Running has given me confidence in all areas of my life. If I can set a goal to run 13.1 miles, and can work to achieve that goal, I know that I can set goals in other areas of my life, and I can achieve those goals. I have never been an athlete, not even close, so to know that I can run a race and finish in the top 25% is huge. Heck, just finishing a race is huge! I began running when I turned 42. I am a grandmother. I can run 13.1 miles.
Running has given my husband and me another common love. We might not run together, but we go to races together, and we support one another. He has encouraged me, and believed in me when I didn’t believe in myself. We are supportive of one another’s training schedules. We understand when the other has an injury, and celebrate one another’s great runs. Together, we have worked to inspire our children to take care of their health now, rather than waiting until later in life like we did. Without Gary’s love and support, I would not be a runner.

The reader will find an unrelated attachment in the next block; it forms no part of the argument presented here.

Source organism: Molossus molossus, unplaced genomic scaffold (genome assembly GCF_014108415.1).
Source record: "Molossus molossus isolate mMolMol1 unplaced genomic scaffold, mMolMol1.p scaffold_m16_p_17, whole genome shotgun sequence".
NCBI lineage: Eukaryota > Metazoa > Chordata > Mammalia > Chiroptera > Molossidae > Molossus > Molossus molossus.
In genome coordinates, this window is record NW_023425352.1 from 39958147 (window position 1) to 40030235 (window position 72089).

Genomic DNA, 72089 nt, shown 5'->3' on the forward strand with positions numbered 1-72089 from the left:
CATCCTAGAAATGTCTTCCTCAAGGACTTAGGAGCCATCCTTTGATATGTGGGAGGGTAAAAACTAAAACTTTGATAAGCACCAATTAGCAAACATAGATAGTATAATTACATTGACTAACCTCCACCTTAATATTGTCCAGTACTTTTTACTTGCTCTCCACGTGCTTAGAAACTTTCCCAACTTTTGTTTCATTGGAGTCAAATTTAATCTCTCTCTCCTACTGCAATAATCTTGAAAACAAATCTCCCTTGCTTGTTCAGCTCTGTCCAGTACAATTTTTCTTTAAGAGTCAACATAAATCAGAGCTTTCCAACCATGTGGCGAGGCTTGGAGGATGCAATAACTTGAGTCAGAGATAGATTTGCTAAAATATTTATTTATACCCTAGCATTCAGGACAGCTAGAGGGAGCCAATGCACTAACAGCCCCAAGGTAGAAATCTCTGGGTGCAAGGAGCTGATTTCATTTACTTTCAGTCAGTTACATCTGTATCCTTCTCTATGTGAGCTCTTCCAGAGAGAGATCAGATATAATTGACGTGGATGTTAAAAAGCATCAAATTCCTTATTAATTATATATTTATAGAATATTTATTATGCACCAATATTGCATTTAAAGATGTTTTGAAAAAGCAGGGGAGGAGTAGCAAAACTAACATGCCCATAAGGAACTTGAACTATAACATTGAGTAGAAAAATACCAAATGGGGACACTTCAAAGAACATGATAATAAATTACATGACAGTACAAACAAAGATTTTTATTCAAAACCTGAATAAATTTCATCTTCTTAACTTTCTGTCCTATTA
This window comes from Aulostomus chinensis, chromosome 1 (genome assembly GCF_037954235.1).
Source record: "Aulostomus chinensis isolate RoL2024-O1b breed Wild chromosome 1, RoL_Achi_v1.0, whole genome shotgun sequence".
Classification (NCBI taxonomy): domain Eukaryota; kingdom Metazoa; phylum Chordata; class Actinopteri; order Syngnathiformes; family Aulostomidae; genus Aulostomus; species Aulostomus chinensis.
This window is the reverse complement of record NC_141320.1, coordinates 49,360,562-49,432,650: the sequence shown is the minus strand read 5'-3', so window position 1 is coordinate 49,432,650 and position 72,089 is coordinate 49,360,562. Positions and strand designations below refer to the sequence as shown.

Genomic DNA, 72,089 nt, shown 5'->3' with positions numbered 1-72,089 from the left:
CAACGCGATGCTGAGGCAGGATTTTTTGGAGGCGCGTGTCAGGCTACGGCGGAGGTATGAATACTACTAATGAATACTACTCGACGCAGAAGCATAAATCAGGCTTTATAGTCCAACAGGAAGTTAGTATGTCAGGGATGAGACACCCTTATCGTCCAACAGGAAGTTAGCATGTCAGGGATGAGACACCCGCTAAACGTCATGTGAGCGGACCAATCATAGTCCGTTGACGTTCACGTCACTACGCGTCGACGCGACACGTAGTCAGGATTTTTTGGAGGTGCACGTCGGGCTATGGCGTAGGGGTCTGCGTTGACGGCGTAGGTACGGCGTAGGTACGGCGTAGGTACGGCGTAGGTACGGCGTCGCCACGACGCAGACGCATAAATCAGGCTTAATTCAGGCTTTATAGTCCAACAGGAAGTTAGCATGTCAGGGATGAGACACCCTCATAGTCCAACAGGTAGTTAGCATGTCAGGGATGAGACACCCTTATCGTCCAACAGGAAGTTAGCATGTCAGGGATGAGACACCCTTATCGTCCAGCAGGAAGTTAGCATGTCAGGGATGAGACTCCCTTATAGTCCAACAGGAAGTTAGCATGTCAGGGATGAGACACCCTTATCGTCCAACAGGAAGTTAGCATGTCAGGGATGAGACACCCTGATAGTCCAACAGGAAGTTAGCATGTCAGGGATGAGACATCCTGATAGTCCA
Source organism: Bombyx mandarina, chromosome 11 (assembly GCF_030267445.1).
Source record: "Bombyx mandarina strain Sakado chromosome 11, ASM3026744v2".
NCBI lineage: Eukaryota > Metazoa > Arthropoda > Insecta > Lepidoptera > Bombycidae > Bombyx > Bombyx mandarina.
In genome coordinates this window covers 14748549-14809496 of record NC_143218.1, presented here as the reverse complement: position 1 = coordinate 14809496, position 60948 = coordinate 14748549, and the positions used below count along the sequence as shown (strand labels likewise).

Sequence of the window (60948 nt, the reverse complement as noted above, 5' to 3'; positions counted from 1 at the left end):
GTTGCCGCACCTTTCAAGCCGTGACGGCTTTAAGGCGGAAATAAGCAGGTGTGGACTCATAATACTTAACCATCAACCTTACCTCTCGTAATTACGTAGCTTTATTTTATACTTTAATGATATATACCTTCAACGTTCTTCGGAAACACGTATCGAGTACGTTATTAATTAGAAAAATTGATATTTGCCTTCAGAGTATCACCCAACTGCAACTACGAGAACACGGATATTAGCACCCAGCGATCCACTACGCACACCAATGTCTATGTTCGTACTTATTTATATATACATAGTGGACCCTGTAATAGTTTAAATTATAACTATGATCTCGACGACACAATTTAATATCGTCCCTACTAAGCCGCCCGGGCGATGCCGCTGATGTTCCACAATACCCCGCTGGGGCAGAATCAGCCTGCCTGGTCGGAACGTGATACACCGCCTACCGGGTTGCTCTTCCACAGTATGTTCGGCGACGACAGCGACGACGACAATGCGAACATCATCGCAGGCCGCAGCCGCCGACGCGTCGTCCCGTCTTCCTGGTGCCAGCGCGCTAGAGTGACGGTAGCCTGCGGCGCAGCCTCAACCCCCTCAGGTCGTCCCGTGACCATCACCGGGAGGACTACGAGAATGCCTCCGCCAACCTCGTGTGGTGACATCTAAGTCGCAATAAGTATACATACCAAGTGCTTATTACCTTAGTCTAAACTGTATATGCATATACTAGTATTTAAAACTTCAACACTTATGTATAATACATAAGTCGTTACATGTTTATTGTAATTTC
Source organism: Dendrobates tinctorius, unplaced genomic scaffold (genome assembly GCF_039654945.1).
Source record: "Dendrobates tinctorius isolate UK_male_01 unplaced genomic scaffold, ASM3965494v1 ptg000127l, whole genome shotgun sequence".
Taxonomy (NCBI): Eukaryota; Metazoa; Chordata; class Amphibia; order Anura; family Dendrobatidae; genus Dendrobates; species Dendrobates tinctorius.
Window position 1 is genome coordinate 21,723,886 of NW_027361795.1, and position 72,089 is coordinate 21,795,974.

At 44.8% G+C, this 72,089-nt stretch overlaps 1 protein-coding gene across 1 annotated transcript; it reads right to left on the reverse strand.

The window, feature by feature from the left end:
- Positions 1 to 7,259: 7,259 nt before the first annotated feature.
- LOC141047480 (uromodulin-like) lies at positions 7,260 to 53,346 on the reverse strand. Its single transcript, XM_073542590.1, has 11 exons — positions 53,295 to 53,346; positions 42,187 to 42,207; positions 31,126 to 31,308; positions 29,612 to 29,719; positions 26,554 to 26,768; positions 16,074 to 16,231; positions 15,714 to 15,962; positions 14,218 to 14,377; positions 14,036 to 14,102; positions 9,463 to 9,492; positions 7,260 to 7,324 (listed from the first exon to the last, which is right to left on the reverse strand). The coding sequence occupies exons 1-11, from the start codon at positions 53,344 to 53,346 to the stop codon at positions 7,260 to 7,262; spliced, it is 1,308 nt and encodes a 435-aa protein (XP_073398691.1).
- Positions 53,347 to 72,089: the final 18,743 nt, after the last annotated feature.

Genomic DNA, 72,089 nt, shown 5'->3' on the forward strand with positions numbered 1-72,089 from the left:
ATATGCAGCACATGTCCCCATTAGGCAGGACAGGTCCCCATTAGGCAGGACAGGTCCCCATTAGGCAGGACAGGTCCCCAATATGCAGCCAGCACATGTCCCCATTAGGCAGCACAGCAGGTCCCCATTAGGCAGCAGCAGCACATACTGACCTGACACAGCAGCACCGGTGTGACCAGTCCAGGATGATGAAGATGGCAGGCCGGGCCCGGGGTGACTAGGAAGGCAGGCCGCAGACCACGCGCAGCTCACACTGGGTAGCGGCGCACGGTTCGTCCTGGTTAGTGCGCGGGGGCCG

Running has led to other forms of exercise. I began attending Zumba classes about two years ago. My friend Tracey invited us to go with her, and I have been hooked ever since. After about a year of attending classes, I became certified to instruct. I now teach four classes a week, which has enriched my life so much. Each class is different, and I love each group of ladies. I have ages 7 to 77 in class. Gary and I also coach a Biggest Loser team, which has been an awesome experience. We have made some wonderful friends, and have been thrilled to see them meet goals. The same year we began running, we purchased bikes. We biked quite a bit that first year, but then running took over. We bike on occasion, but don’t have time to bike as often as we’d like. We have also become involved with Everbody’s Fitness. Every time I step foot in the door, I am inspired by the members.